Today was the day of the children’s performance in celebration of Children’s Day “六一儿童节.” There were a number of festivities planned and the entire auditorium was packed with people. Madame Feng introduced the event and spoke of the orphanage and its children. She said that simply in May, a month with 31 days, the orphanage took in 24 more orphans. The orphanage currently has over 700 children, some of which live with foster families. The event featured the orphanage’s children singing, dancing, and telling jokes. Class 1’s children performed “Three Little Bears,” and as Shi Tou was performing, the furry ears put on top of his head were beginning to fall. With a frown on his face as he danced, he kept trying to keep the little furry ears in position on top of his head. The audience chuckled and then Madame Feng went up to help Shi Tou adjust his furry ears so they’d stay on top of his head. They also prayed for the victims of the Sichuan Quake, singing “感恩的心” and “祈祷.” The children’s handmade artworks were displayed as well. The event ended with the kids celebrating the upcoming arrival of the Olympics in China. The children carried pom-poms and hula hoops to create the five circles of the Olympic symbol, dancing to the Chinese song “Hero.”
Monday June 2, 2008
I went with the kids today to do their morning exercises (早操). Jing Jing, the one with a bad leg, tried doing the exercises, but I could tell that it was difficult for her to move around. She was very excited though and would jump around with everyone else. Her jumping, however, soon made her fall. She bruised her arm, but quickly got up and continued trying to do more exercises. Jing Jing’s eyes are somewhat crossed as well, and in some ways makes walking even more difficult for her. After finishing their morning exercises, the children went to the orphanage’s playground (乐园). The kids were able to ride around on bicycles and play in a little small children’s house. Afterwards, we went back inside and I drew with the children. Qi Qi really likes to draw and I helped her draw bunnies. Jing Jing was drawing with us as well and was really just drawing scribbles. I asked her, “What are you drawing Jing Jing?” And then Qi Qi cut in and said, “她瞎画呢! (She’s just randomly drawing things!)”
Wednesday June 4, 2008
Some of the children at the orphanage sometimes remind me of a movie I saw when I was young, “Little Rascals.” The children at the Tianjin Children’s Home are a lively and active bunch, but at the same time, their tempers are short and some of them are not happy unless they get their way, always. When Xi Xi is unhappy, he takes off his shows, throws them into the air, and then lies on the floor, throwing a tantrum. They each have their own unique personalities though. Vivienne, a volunteer at the orphanage from Switzerland, and I like to call Zhang Yu Xiang the “policeman.” Although he is deaf, he is very aware of his surroundings. When any of the other children bully each other, he stands up for the underdog. When it’s time to clean-up the toys and legos on the ground, Zhang Yu Xiang is usually the quickest to put away his toys and makes sure the other children do as well. When standing in line to leave or go eat lunch, he makes sure the other kids stay in line and holds the doors for them as well. He keeps a watchful eye on the other children, although he has his moments when he’s misbehaving as well. Shi Tou is quite a character as well. He’s a clever one. When someone else has a toy he wants, he starts yelling, “大家一起玩儿! 玩具要大家一起玩儿! (Let’s play together! Toys are for everyone to play!)” However, when he is in possession of the toy, he doesn’t like to share either. Ning Ning is also another playful little boy. He is full of energy and often gets himself into trouble by either spilling water on the ground, drawing with black crayons on the floor and walls, or touching the teacher’s personal items in the classroom. The other children have picked him out as the troublemaker and when something bad happens and the teacher asks who did it, the children all go “Da Bai Ning (Big White Ning!)” because he is somewhat pale and a bit taller than some of the other children in the class.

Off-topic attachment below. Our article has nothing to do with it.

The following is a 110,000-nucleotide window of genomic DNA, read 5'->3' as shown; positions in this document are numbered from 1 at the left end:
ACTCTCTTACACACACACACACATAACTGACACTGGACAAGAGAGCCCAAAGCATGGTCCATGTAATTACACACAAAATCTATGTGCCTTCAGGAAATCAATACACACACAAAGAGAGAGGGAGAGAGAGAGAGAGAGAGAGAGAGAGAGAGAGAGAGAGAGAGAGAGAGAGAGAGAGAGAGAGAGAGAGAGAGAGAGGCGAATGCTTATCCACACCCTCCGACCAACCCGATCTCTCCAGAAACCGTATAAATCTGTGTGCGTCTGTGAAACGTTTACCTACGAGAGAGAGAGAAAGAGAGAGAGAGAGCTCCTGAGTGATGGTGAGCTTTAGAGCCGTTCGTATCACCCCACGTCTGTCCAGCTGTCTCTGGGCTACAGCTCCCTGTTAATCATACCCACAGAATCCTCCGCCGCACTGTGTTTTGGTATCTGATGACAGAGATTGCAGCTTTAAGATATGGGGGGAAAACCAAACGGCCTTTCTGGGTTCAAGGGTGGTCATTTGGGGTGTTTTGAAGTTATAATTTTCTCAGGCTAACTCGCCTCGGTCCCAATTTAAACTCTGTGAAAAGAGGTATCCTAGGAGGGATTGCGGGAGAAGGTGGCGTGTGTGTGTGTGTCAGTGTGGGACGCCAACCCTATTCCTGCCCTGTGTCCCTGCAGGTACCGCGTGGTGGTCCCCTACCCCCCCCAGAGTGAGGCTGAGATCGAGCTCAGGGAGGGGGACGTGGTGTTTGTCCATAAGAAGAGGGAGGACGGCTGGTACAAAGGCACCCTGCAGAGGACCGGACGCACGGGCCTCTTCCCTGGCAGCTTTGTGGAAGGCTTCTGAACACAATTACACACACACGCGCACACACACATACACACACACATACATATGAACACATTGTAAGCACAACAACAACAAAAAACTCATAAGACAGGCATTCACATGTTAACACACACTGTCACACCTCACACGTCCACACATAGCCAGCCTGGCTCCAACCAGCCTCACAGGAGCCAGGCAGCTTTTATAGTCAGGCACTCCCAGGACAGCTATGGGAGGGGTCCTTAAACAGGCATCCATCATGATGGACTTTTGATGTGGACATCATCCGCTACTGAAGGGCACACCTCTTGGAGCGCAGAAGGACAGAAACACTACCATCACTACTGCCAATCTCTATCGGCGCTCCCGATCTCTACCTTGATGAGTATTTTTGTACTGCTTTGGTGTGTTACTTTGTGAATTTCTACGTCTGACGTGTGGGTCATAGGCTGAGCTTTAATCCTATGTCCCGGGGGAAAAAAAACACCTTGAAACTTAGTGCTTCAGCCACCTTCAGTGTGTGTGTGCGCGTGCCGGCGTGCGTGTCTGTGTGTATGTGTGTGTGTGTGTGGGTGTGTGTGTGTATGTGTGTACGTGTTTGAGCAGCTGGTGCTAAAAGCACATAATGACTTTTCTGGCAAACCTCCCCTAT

Friday June 6, 2008
English Lesson Attempt #2: Can I go play?
Today I tried to teach one of the boys, Shi Tou, how to speak some English since he was going to the U.S. soon. His adoptive parents are scheduled to come in July. Shi Tou was misbehaving and Yin Lao Shi made him sit down in a seat. He would then ask her, “尹老师, 我能去玩儿吗? (Can I go play?)” Yin Lao Shi would say, learn how to say that phrase in English from Jie Jie (the children called me “older sister”) first. I would tell Shi Tou, repeat after me: “Can I go play?” After repeating that phrase numerous times, I thought Shi Tou had finally learned it. I then told him to ask Yin Lao Shi if he could go play in English. Shi Tou said, “尹老师, 我能去玩儿吗?” Yin Lao Shi then said “No!” I then asked Shi Tou again how to say “我能去玩儿吗?” in English. And he couldn’t reply. I asked him, how do you say “玩” in English? And he said, “不累! (bu lei),” his way of pronouncing “play.” And I told him, “No! 不是不累! 是 Play!...P-l-a-y!” enunciating the syllables and sounds for him. After repeating it numerous times again, Shi Tou began to whine and said, “我学会了! 可以去玩儿了吗?” I told him to ask Yin Lao Shi in English if he could go play. Shi Tou then said, “尹老师, 我能